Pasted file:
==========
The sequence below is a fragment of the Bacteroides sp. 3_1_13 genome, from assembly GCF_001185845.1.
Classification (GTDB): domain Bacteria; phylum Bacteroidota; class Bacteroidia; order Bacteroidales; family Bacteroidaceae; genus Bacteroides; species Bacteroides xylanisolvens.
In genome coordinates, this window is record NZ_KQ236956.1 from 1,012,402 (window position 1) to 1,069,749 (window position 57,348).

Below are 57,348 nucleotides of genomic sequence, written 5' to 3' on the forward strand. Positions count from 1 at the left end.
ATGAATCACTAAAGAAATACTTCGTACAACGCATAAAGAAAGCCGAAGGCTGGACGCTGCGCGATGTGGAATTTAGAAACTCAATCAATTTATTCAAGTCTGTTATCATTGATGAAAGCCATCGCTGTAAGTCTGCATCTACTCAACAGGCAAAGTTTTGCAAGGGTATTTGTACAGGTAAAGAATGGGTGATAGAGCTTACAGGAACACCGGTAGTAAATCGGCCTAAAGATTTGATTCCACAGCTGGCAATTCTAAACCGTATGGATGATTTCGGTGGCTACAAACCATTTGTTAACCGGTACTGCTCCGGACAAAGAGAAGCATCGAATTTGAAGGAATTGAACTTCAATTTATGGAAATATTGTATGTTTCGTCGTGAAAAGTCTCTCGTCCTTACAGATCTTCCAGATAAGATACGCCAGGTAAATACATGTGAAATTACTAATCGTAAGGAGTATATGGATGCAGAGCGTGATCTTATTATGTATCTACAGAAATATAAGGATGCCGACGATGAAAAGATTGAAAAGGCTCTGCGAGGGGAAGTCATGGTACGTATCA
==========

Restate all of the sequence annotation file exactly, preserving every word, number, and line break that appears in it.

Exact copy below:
The sequence below is a fragment of the Bacteroides sp. 3_1_13 genome, from assembly GCF_001185845.1.
Classification (GTDB): domain Bacteria; phylum Bacteroidota; class Bacteroidia; order Bacteroidales; family Bacteroidaceae; genus Bacteroides; species Bacteroides xylanisolvens.
In genome coordinates, this window is record NZ_KQ236956.1 from 1,012,402 (window position 1) to 1,069,749 (window position 57,348).

Below are 57,348 nucleotides of genomic sequence, written 5' to 3' on the forward strand. Positions count from 1 at the left end.
ATGAATCACTAAAGAAATACTTCGTACAACGCATAAAGAAAGCCGAAGGCTGGACGCTGCGCGATGTGGAATTTAGAAACTCAATCAATTTATTCAAGTCTGTTATCATTGATGAAAGCCATCGCTGTAAGTCTGCATCTACTCAACAGGCAAAGTTTTGCAAGGGTATTTGTACAGGTAAAGAATGGGTGATAGAGCTTACAGGAACACCGGTAGTAAATCGGCCTAAAGATTTGATTCCACAGCTGGCAATTCTAAACCGTATGGATGATTTCGGTGGCTACAAACCATTTGTTAACCGGTACTGCTCCGGACAAAGAGAAGCATCGAATTTGAAGGAATTGAACTTCAATTTATGGAAATATTGTATGTTTCGTCGTGAAAAGTCTCTCGTCCTTACAGATCTTCCAGATAAGATACGCCAGGTAAATACATGTGAAATTACTAATCGTAAGGAGTATATGGATGCAGAGCGTGATCTTATTATGTATCTACAGAAATATAAGGATGCCGACGATGAAAAGATTGAAAAGGCTCTGCGAGGGGAAGTCATGGTACGTATCA